OK, for real though, raising a tween daughter can be challenging at times since they struggle with finding their independence and still understanding how to keep that bond with their family at the same time. My daughter is experiencing finding her trusted group of girls (and guys) that she connects with. At the same time, she tells me many times that she talks to me about things she knows her friends tell her that they would never talk to their parents about. At a time when it is more necessary than ever, a mother has take some extra steps to keep their daughter feeling as if they can still feel comfortable enough to share with them how they are feeling, what they are hurting from and how they should cope with uncomfortable situations.
The drama that comes along with "tweenhood", well, that's just something every parent gets to experience but trust me when I say, it's extremely over-rated and "this too shall pass". I make sure I talk to my "mini-me" on a deeper level each day. If something doesn't feel right, you can bet I stop her and say, "Hey, is everything ok, you seem kind of distant?". If that doesn't work, I do the next best thing and we go away from it all and have one-on-one girls time. Sometimes, I just simply get us together and we eat lunch together without everyone else because this is where we can TALK! We can REALLY TALK!
The bottom line is that I keep the door of communication open at all times. I talk to her like she is a twelve year old and not a seven year old. Let me say this again. I talk to her like she is a twelve year old. Now here is the catch. Twelve year olds today - well, they aren't like twelve year olds from any other generation. These twelve year olds know things! They know things that might surprise you. They also may think they know things but may be completely misunderstood. I talk openly to my daughter because of this. "Today we experienced one of those situations where something she heard she didn't quite get the whole meaning behind. So like the nice, honest mother I am, I felt the need to tell her exactly what that meant. I figured it was better I tell her than someone else. Or worse, better I tell her before she goes out and blurts that statement out loud somewhere else.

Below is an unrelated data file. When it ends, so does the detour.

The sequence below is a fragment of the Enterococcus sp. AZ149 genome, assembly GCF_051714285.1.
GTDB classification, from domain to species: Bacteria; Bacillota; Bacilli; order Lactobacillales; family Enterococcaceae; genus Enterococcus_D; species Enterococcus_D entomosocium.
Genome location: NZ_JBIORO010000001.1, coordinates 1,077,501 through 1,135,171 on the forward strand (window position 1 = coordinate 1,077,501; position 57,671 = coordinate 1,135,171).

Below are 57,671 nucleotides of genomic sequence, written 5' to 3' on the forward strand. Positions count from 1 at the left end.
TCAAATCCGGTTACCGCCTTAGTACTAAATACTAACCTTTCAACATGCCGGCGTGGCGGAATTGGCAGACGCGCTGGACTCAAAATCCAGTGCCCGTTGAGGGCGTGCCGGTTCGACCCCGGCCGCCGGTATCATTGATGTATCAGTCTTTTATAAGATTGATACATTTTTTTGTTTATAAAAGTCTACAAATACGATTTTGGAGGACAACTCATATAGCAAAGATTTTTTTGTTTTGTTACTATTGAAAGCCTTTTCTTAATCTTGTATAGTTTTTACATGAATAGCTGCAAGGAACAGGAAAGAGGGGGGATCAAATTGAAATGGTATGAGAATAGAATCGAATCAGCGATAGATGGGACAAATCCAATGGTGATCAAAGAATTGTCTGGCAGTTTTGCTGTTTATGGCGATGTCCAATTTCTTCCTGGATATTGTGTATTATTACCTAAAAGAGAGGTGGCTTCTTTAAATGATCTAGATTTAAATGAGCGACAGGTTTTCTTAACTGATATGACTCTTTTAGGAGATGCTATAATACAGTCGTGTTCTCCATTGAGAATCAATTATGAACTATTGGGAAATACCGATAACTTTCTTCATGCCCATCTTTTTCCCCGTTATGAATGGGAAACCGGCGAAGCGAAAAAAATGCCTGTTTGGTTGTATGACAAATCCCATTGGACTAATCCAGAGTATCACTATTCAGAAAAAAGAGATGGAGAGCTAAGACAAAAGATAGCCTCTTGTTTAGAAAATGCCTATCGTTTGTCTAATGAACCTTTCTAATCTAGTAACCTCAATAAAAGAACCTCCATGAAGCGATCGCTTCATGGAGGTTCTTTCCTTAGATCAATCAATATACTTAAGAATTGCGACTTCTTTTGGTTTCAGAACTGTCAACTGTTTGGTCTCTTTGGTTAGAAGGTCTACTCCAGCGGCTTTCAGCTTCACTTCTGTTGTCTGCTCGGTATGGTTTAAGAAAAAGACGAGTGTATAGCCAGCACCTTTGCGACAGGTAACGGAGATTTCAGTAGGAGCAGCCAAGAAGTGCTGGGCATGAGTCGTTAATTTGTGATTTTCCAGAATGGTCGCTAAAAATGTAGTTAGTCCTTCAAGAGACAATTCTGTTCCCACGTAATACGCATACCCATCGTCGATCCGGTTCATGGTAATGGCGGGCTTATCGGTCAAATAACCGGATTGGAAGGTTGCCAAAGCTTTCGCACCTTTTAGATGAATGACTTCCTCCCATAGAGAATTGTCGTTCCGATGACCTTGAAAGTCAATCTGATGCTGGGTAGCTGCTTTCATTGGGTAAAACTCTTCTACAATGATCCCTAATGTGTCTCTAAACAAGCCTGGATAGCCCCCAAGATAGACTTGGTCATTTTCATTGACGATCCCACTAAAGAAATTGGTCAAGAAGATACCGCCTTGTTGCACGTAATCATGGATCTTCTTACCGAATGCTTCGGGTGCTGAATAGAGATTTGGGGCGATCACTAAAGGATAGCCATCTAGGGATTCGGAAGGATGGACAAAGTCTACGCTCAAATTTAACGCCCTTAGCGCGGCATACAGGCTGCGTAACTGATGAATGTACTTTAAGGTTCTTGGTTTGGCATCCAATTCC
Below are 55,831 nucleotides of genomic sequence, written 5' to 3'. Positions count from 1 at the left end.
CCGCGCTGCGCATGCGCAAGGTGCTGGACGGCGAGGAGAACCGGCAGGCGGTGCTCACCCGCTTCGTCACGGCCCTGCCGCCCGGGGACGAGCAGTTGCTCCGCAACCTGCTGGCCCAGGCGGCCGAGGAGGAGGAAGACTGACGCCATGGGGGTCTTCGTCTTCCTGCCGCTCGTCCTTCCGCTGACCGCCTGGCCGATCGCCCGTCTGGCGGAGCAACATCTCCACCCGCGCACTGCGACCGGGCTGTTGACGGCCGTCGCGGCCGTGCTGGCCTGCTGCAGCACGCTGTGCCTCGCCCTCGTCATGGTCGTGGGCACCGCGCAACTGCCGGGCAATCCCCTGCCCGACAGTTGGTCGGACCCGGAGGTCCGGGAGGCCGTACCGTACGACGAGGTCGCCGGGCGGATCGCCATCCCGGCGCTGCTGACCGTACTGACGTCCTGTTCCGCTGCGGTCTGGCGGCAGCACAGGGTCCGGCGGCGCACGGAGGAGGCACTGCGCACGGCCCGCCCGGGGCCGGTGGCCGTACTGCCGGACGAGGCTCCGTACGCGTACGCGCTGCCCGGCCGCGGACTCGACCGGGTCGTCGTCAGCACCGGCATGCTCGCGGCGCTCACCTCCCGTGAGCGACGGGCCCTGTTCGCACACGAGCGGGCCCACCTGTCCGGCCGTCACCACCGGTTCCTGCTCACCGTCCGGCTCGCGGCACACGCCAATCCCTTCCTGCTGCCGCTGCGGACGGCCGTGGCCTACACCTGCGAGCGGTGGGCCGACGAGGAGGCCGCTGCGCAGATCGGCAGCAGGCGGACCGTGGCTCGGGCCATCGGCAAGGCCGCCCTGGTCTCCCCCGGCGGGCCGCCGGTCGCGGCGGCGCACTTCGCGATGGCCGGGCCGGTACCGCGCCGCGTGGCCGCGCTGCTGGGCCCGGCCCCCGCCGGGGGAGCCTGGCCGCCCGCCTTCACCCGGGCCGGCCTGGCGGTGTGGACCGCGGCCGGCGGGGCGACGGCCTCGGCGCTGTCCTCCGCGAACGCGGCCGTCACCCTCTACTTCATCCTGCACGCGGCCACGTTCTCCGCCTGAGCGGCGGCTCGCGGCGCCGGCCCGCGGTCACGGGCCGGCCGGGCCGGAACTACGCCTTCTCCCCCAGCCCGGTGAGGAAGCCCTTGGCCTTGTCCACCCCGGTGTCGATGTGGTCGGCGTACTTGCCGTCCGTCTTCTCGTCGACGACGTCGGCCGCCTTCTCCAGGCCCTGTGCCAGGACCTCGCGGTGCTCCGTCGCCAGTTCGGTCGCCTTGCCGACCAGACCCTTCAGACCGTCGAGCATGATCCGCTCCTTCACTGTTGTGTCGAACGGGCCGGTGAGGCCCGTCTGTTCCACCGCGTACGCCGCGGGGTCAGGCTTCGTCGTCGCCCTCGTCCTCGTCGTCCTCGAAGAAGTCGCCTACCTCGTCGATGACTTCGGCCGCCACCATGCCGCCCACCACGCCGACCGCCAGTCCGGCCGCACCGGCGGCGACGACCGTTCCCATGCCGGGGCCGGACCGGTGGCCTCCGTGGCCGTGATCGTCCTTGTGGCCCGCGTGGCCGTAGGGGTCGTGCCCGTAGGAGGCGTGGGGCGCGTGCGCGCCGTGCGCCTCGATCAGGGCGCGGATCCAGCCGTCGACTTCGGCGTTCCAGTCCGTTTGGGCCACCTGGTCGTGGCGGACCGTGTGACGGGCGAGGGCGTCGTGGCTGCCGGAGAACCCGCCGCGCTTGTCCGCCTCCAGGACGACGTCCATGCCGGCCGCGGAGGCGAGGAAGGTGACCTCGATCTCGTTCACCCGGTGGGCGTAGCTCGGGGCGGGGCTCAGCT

For instance, you know the situation when a little toddler blurts out a cuss word in a restaurant. Whether it was your child or someone else's, most of us in the group of people who hear it do one of two things; we either turn and laugh or act as if we didn't hear it. So yep, that was my daughter today but not with a swear word. She threw out a whole "R" rated statement and had no idea. How do I know this? Once I explained what she had said, she was silent. Then she finally said, "OK, now I'm really embarrassed I just said that to you". I just smiled and said, "Yes, but better that you be embarrassed with me than in front of a whole group of others". Her response, "True, dat!" I know, right?
The moral of this story is when it comes to these awesome tween ladies, just be there! Engage in conversation. Let them feel and know that you really are approachable and you can laugh and love together. This is the bonding time to build that relationship together so when she is all grown up and heading away, you can trust that she is going to pick up that phone to call you and reach out when she needs someone.
Today, my little lady and I shared some other bonding time together. She has been wanting "RED" hair for months now. She finally convinced her dad and I to allow her to do this. So, a few months back she tried "red" and it didn't hold in her hair. She tried it again a few months later. Again, it didn't hold in her hair. So, my little mini-me saved her allowance and we made an appointment to get the treatment done so the red would hold in her hair.
Here is Maddi, going through the process and hoping she gets the end result she has been waiting for over the last gazillion months.
How do you bond with your tween?
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